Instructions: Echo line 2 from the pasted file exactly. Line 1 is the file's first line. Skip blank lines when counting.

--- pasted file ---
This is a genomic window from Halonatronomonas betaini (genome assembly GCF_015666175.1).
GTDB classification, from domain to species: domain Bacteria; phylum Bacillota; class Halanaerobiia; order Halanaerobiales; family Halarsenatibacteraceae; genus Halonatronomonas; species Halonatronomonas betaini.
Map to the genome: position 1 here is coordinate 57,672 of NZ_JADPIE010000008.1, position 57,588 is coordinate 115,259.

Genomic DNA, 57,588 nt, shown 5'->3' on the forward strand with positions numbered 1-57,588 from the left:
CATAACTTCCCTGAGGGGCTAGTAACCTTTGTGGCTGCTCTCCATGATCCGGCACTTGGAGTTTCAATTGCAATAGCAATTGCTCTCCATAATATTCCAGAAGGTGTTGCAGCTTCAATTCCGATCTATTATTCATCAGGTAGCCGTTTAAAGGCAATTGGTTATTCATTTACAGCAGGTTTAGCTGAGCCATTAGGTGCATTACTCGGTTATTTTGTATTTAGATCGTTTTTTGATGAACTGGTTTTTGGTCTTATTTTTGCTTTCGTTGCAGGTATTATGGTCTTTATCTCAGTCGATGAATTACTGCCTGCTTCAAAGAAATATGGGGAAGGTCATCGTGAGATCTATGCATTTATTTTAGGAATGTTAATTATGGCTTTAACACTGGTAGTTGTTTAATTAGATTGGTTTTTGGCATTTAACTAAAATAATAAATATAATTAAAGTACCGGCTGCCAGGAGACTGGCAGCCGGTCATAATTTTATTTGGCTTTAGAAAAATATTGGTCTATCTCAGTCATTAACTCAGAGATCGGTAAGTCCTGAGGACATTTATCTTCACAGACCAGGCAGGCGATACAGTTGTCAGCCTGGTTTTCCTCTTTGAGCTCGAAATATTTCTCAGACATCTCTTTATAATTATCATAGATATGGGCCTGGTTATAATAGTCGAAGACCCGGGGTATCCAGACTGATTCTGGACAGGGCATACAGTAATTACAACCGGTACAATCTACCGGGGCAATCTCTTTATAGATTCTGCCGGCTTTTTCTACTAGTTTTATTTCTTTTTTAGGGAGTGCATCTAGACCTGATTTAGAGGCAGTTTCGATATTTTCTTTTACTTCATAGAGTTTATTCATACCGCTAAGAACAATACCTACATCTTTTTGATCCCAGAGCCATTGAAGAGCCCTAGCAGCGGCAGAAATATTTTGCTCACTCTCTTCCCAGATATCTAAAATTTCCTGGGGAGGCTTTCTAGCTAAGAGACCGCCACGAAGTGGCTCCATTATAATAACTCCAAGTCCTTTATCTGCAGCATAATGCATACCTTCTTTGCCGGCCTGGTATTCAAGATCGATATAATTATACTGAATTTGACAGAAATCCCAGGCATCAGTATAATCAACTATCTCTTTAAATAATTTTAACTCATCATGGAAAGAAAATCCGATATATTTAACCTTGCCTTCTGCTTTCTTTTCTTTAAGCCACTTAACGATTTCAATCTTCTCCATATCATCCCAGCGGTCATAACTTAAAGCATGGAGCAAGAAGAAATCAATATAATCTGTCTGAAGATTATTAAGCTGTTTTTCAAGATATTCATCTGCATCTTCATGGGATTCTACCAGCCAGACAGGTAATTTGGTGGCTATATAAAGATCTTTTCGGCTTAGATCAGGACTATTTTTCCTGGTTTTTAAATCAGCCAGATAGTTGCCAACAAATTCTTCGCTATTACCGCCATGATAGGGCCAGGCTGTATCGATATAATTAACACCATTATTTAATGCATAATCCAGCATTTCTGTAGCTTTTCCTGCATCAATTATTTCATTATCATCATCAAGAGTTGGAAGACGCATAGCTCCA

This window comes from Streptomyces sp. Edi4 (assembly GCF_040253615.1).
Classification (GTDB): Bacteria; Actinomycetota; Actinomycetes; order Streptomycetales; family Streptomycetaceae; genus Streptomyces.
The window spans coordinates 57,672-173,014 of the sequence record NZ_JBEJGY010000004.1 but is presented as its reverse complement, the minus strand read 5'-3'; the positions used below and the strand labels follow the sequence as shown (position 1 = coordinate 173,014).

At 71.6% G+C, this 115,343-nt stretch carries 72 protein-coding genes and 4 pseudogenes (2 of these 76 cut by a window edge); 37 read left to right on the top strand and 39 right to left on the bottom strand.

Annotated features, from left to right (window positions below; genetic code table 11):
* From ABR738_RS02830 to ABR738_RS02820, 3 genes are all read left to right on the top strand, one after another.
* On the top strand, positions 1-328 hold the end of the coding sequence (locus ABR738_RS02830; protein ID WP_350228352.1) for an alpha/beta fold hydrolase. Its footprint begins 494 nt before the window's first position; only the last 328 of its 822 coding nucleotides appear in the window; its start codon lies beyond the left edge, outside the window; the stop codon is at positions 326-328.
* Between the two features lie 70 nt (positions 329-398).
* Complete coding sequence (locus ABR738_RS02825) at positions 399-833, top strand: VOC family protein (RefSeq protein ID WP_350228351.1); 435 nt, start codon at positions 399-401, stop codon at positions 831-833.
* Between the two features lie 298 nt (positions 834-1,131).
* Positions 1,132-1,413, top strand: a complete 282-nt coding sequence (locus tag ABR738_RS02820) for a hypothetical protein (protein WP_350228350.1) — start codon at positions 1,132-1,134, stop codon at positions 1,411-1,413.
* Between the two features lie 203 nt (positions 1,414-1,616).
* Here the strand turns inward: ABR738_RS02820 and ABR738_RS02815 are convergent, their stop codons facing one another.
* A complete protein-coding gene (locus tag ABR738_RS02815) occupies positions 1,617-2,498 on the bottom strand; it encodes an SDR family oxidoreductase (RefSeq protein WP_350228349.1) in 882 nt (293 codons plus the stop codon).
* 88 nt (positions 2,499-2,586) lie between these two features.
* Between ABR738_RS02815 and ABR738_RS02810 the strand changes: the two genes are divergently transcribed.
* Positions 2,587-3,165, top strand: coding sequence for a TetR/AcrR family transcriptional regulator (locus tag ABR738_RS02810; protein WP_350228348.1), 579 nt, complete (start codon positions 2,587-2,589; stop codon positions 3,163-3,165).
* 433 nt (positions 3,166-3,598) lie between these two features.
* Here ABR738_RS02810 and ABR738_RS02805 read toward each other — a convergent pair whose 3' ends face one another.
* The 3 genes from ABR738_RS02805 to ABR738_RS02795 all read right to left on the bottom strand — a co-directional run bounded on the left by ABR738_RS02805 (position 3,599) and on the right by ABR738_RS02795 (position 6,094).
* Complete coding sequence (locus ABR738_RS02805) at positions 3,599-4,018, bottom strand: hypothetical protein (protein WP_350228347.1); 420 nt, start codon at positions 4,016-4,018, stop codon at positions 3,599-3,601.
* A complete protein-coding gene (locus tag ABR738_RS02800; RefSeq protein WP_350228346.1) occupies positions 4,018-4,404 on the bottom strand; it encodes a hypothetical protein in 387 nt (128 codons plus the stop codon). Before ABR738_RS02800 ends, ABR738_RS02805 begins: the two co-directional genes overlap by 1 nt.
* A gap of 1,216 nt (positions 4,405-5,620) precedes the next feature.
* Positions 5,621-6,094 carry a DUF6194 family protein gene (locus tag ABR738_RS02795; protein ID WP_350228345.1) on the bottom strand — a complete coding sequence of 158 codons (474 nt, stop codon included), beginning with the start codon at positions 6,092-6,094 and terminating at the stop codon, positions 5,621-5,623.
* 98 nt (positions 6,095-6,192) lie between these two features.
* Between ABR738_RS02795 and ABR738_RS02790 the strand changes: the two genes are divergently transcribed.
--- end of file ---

GTDB classification, from domain to species: domain Bacteria; phylum Bacillota; class Halanaerobiia; order Halanaerobiales; family Halarsenatibacteraceae; genus Halonatronomonas; species Halonatronomonas betaini.